Apparently Mahalik didn’t simply make up traits and call them “masculine.”  He established focus groups that met with him for 90 minutes per week for eight months.  The two groups together amounted to nine people.  Yes, nine – four in Group One and five in Group Two.  What were they like?

The curious part of this is that of the nine people in these two focus groups, only 3 were white men! Five of the nine were women. Here is the demographic composition of each focus group: (Group 1) 1 Asian American man, 1 European American man, 2 European American women; (Group 2) 2 European American men, 2 European American women, 1 Haitian Canadian woman.

So, having decided to study the traits of white males, he established focus groups that were 33% white males and 55% women.  Truly, I’m not making this up.  How Mahalik could pretend that such groups could possibly reflect men or affluent white men generally is simply beyond comprehension.  But it actually gets worse.

It’s worth noting that these focus groups included only grad students in counseling psychology. According to an e-mail from Mahalik, moreover, all were in their mid-20s.

In short, Mahalik’s inventory came from a tiny and utterly unrepresentative sliver of the populace.  And of course no effort has ever been made to validate his inventory as reflective of men or boys generally or even white ones.  Moreover, the focus groups were populated entirely by psychology graduate students.  Mahalik was their professor.  I wonder if they felt themselves disposed to provide him the information he was seeking.  I bet they did.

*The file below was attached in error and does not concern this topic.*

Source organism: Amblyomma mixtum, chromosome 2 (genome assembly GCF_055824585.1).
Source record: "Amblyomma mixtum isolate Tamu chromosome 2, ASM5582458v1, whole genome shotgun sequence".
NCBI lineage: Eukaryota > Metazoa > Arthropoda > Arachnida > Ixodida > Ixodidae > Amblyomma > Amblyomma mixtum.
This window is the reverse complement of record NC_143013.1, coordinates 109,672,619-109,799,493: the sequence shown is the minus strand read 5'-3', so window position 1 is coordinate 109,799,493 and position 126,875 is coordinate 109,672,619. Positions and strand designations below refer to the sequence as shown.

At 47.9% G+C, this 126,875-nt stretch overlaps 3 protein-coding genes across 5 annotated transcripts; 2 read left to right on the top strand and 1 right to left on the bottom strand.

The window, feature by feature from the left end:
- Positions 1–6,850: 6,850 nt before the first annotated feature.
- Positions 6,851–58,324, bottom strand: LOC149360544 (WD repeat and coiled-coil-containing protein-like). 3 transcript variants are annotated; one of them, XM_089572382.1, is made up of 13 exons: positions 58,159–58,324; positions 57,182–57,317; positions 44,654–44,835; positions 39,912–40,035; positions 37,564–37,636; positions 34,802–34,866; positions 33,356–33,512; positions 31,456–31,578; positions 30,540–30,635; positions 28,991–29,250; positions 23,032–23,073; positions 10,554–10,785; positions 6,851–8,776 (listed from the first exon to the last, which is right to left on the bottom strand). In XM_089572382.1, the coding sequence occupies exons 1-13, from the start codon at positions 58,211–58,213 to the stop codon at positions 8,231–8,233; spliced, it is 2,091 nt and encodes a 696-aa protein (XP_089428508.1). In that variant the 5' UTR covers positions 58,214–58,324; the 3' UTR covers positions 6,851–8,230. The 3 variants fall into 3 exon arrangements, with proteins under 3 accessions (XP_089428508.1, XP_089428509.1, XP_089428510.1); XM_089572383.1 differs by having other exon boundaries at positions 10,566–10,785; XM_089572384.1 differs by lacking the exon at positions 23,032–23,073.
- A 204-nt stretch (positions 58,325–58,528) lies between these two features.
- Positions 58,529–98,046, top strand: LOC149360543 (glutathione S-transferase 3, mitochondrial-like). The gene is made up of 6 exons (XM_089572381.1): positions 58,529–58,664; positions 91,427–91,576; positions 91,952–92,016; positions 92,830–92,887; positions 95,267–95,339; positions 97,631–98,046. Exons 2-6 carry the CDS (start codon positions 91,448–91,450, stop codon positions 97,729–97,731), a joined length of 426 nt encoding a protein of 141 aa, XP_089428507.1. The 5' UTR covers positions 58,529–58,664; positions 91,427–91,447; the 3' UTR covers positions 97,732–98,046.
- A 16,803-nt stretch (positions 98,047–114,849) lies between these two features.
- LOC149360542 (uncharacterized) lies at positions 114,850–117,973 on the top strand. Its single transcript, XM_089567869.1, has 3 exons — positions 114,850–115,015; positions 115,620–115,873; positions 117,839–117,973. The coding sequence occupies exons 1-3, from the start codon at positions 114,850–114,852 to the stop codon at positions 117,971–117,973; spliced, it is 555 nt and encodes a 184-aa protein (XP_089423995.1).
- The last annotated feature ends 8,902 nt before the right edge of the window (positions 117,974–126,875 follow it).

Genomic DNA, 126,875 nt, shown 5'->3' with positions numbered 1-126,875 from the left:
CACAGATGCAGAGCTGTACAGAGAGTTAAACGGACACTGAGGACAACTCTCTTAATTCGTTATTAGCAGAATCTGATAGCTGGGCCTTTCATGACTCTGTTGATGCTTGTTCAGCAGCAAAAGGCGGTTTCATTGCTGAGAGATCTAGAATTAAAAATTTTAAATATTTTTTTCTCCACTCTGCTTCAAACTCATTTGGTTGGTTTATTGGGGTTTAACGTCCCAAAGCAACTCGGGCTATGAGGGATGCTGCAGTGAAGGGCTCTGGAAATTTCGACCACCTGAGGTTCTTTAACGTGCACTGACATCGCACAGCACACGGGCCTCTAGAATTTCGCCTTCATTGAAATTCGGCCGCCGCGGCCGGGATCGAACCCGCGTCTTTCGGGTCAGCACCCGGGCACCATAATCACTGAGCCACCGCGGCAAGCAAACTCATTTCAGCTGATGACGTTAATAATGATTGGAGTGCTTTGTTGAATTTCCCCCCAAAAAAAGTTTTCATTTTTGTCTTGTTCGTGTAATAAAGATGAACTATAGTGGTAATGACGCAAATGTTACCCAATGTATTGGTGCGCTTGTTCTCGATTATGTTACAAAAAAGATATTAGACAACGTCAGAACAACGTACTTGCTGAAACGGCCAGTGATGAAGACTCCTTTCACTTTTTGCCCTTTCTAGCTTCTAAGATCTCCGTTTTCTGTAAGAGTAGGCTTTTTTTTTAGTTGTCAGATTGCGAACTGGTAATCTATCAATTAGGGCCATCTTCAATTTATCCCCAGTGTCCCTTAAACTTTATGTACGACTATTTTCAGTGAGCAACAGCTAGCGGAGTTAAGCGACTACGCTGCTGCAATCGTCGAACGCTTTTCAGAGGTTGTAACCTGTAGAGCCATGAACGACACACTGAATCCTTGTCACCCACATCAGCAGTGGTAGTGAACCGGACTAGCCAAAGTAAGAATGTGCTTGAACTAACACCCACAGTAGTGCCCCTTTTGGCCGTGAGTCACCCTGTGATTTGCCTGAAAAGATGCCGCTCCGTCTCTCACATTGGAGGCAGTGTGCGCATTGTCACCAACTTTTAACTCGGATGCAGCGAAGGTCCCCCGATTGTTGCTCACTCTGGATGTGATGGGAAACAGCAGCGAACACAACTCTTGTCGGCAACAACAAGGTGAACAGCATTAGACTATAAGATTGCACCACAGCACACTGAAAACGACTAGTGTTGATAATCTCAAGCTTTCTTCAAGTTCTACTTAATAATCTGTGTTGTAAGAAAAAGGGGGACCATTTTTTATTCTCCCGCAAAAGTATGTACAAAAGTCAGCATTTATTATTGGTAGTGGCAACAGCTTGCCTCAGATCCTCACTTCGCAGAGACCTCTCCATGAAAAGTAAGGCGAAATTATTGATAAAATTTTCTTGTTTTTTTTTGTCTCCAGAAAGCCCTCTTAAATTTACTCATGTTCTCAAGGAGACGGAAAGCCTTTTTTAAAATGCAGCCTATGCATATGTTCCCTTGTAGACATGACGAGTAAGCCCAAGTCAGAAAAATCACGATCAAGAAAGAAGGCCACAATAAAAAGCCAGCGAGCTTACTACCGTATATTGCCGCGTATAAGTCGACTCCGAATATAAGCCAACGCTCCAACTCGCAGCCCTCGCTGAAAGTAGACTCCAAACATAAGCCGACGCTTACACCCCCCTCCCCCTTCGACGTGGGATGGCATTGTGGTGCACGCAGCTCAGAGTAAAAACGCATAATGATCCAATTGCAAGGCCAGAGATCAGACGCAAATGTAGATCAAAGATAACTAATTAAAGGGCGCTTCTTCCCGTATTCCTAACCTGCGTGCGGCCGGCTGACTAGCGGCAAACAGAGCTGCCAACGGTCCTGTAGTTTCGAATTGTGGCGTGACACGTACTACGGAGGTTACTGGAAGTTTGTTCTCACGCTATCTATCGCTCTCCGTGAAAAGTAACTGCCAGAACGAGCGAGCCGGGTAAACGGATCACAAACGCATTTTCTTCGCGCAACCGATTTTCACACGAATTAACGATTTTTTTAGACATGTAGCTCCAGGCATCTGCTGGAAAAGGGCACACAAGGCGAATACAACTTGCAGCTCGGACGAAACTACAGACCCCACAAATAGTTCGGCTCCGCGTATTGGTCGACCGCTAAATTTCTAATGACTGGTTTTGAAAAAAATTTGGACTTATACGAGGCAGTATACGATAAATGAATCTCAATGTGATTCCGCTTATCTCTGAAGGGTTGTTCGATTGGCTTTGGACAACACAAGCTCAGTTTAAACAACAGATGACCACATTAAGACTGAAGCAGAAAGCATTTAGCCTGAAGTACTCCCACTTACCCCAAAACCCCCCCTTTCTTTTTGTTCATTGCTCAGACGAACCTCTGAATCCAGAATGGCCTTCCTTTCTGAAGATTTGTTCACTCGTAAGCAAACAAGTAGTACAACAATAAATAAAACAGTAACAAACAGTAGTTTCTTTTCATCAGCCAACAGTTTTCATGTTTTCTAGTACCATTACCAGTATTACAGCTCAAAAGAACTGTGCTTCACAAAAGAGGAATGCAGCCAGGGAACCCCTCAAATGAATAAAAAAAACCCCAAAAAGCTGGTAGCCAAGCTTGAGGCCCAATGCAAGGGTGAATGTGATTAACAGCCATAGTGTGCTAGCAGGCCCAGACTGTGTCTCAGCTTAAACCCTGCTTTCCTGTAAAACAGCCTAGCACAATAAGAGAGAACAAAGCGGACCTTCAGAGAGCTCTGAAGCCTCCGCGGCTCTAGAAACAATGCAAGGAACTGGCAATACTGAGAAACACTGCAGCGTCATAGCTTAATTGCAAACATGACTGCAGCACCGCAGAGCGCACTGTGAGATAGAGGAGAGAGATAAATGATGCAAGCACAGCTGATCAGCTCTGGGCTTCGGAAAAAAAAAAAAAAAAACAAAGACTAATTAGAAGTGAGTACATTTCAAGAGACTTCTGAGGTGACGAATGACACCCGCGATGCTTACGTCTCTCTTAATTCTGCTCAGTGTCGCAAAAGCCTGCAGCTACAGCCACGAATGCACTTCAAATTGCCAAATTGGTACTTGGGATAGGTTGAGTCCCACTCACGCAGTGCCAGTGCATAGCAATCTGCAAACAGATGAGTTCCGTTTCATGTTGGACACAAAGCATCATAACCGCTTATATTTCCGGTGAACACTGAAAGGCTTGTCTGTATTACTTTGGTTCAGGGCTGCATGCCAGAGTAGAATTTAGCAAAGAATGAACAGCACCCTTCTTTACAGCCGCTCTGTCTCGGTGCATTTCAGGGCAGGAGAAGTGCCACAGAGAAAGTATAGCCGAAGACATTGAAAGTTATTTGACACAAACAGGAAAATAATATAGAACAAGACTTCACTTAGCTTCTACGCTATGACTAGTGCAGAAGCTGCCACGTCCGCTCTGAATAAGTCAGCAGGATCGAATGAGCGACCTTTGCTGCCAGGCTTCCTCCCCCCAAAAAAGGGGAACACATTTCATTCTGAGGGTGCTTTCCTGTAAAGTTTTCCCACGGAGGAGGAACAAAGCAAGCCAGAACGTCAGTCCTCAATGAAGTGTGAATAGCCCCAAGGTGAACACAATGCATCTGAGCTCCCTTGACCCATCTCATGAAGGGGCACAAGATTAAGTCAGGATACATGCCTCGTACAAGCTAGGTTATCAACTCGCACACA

Are his categories accurate?  Do they describe either men themselves or what men tend to aspire to?  Again, the linked-to article makes some pithy points.

Is violence a masculine norm?  I don’t think so. In 2008 99.82% of men in the United States were not arrested for a violent crime.  That leaves about .18% who were.  Very far from being a norm.  Of the men you know how many are violent?  How about your father, brother, nephews or other male relatives, are they violent?  Probably not. And if they were, do you look up to their violent behavior? Do they model what you would like to be?

Of course much violence occurs without the participants being arrested for a violent crime.  But whatever the actual figure, the simple fact is that a tiny minority of men engage in violence and, when they do, it’s (a) exceptional and (b) generally looked down on.

And we know that, for example, women engage in domestic violence as much as or more than do men.  Does the APA have an inventory of female characteristics that includes “violence?”  The answer is that the APA does have a female inventory and it does not include violence.  Why?  My best guess has to do with sugar and spice…

Oh and, just in case readers are wondering, a total of eight of Mahalik’s publications are cited by the APA Guidelines, strongly indicating his influence on them.

From here, the Guidelines look like dangerous territory for men and boys seeking help from APA-informed therapists.